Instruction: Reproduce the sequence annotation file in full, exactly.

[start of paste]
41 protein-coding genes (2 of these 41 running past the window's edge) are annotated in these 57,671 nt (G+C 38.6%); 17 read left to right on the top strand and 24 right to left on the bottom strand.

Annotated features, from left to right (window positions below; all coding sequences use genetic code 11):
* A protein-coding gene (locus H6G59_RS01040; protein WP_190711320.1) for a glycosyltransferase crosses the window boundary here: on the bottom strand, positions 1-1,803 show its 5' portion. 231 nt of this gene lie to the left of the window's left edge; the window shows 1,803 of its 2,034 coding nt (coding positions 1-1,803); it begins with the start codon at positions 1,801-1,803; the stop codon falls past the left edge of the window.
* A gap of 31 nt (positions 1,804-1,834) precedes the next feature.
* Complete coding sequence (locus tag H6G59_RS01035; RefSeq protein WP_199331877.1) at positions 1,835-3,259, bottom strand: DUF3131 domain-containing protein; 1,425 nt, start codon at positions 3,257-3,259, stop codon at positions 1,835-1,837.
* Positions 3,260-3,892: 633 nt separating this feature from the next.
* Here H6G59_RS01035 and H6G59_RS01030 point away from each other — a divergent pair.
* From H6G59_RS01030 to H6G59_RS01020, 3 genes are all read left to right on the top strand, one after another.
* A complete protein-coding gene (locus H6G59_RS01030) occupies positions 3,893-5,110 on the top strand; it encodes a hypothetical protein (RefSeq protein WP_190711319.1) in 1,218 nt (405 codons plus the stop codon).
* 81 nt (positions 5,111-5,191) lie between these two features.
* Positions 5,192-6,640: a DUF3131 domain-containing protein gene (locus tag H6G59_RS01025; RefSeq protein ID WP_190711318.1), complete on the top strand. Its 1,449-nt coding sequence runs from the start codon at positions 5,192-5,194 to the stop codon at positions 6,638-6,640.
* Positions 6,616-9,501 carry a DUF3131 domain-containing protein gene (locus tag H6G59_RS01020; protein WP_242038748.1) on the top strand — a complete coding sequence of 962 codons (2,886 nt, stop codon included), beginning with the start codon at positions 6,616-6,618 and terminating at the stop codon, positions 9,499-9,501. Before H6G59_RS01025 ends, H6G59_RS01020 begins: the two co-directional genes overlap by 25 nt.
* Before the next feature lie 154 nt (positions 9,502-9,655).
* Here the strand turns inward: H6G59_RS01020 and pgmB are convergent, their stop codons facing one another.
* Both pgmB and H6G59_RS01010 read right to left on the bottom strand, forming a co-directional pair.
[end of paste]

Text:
41 protein-coding genes (2 of these 41 running past the window's edge) are annotated in these 57,671 nt (G+C 38.6%); 17 read left to right on the top strand and 24 right to left on the bottom strand.

Annotated features, from left to right (window positions below; all coding sequences use genetic code 11):
* A protein-coding gene (locus H6G59_RS01040; protein WP_190711320.1) for a glycosyltransferase crosses the window boundary here: on the bottom strand, positions 1-1,803 show its 5' portion. 231 nt of this gene lie to the left of the window's left edge; the window shows 1,803 of its 2,034 coding nt (coding positions 1-1,803); it begins with the start codon at positions 1,801-1,803; the stop codon falls past the left edge of the window.
* A gap of 31 nt (positions 1,804-1,834) precedes the next feature.
* Complete coding sequence (locus tag H6G59_RS01035; RefSeq protein WP_199331877.1) at positions 1,835-3,259, bottom strand: DUF3131 domain-containing protein; 1,425 nt, start codon at positions 3,257-3,259, stop codon at positions 1,835-1,837.
* Positions 3,260-3,892: 633 nt separating this feature from the next.
* Here H6G59_RS01035 and H6G59_RS01030 point away from each other — a divergent pair.
* From H6G59_RS01030 to H6G59_RS01020, 3 genes are all read left to right on the top strand, one after another.
* A complete protein-coding gene (locus H6G59_RS01030) occupies positions 3,893-5,110 on the top strand; it encodes a hypothetical protein (RefSeq protein WP_190711319.1) in 1,218 nt (405 codons plus the stop codon).
* 81 nt (positions 5,111-5,191) lie between these two features.
* Positions 5,192-6,640: a DUF3131 domain-containing protein gene (locus tag H6G59_RS01025; RefSeq protein ID WP_190711318.1), complete on the top strand. Its 1,449-nt coding sequence runs from the start codon at positions 5,192-5,194 to the stop codon at positions 6,638-6,640.
* Positions 6,616-9,501 carry a DUF3131 domain-containing protein gene (locus tag H6G59_RS01020; protein WP_242038748.1) on the top strand — a complete coding sequence of 962 codons (2,886 nt, stop codon included), beginning with the start codon at positions 6,616-6,618 and terminating at the stop codon, positions 9,499-9,501. Before H6G59_RS01025 ends, H6G59_RS01020 begins: the two co-directional genes overlap by 25 nt.
* Before the next feature lie 154 nt (positions 9,502-9,655).
* Here the strand turns inward: H6G59_RS01020 and pgmB are convergent, their stop codons facing one another.
* Both pgmB and H6G59_RS01010 read right to left on the bottom strand, forming a co-directional pair.